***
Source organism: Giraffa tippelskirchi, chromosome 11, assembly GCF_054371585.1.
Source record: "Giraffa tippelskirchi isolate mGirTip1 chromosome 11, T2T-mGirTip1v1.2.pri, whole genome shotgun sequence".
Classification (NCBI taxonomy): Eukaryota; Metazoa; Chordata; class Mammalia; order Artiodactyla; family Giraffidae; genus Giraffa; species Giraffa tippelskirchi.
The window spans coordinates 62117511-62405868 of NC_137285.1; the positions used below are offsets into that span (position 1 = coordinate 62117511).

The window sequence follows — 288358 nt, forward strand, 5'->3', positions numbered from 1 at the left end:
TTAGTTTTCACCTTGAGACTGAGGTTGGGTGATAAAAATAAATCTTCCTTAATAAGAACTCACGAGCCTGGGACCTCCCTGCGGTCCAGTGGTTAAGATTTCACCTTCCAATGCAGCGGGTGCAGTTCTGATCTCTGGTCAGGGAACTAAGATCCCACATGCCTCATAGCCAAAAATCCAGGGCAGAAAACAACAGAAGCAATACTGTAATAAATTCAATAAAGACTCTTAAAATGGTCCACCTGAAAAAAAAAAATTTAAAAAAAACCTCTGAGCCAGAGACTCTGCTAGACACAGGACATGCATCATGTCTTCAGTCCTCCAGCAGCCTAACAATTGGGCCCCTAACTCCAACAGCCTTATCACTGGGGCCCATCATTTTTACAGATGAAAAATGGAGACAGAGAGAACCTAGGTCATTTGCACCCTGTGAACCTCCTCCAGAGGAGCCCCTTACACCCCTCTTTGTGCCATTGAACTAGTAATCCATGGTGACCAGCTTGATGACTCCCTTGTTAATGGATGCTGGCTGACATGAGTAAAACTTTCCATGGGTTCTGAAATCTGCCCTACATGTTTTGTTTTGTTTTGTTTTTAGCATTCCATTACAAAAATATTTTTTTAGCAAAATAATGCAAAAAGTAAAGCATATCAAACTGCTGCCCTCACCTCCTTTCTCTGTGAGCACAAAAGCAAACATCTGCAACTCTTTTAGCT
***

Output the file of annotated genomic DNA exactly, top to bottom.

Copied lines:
Source organism: Giraffa tippelskirchi, chromosome 11, assembly GCF_054371585.1.
Source record: "Giraffa tippelskirchi isolate mGirTip1 chromosome 11, T2T-mGirTip1v1.2.pri, whole genome shotgun sequence".
Classification (NCBI taxonomy): Eukaryota; Metazoa; Chordata; class Mammalia; order Artiodactyla; family Giraffidae; genus Giraffa; species Giraffa tippelskirchi.
The window spans coordinates 62117511-62405868 of NC_137285.1; the positions used below are offsets into that span (position 1 = coordinate 62117511).

The window sequence follows — 288358 nt, forward strand, 5'->3', positions numbered from 1 at the left end:
TTAGTTTTCACCTTGAGACTGAGGTTGGGTGATAAAAATAAATCTTCCTTAATAAGAACTCACGAGCCTGGGACCTCCCTGCGGTCCAGTGGTTAAGATTTCACCTTCCAATGCAGCGGGTGCAGTTCTGATCTCTGGTCAGGGAACTAAGATCCCACATGCCTCATAGCCAAAAATCCAGGGCAGAAAACAACAGAAGCAATACTGTAATAAATTCAATAAAGACTCTTAAAATGGTCCACCTGAAAAAAAAAAATTTAAAAAAAACCTCTGAGCCAGAGACTCTGCTAGACACAGGACATGCATCATGTCTTCAGTCCTCCAGCAGCCTAACAATTGGGCCCCTAACTCCAACAGCCTTATCACTGGGGCCCATCATTTTTACAGATGAAAAATGGAGACAGAGAGAACCTAGGTCATTTGCACCCTGTGAACCTCCTCCAGAGGAGCCCCTTACACCCCTCTTTGTGCCATTGAACTAGTAATCCATGGTGACCAGCTTGATGACTCCCTTGTTAATGGATGCTGGCTGACATGAGTAAAACTTTCCATGGGTTCTGAAATCTGCCCTACATGTTTTGTTTTGTTTTGTTTTTAGCATTCCATTACAAAAATATTTTTTTAGCAAAATAATGCAAAAAGTAAAGCATATCAAACTGCTGCCCTCACCTCCTTTCTCTGTGAGCACAAAAGCAAACATCTGCAACTCTTTTAGCT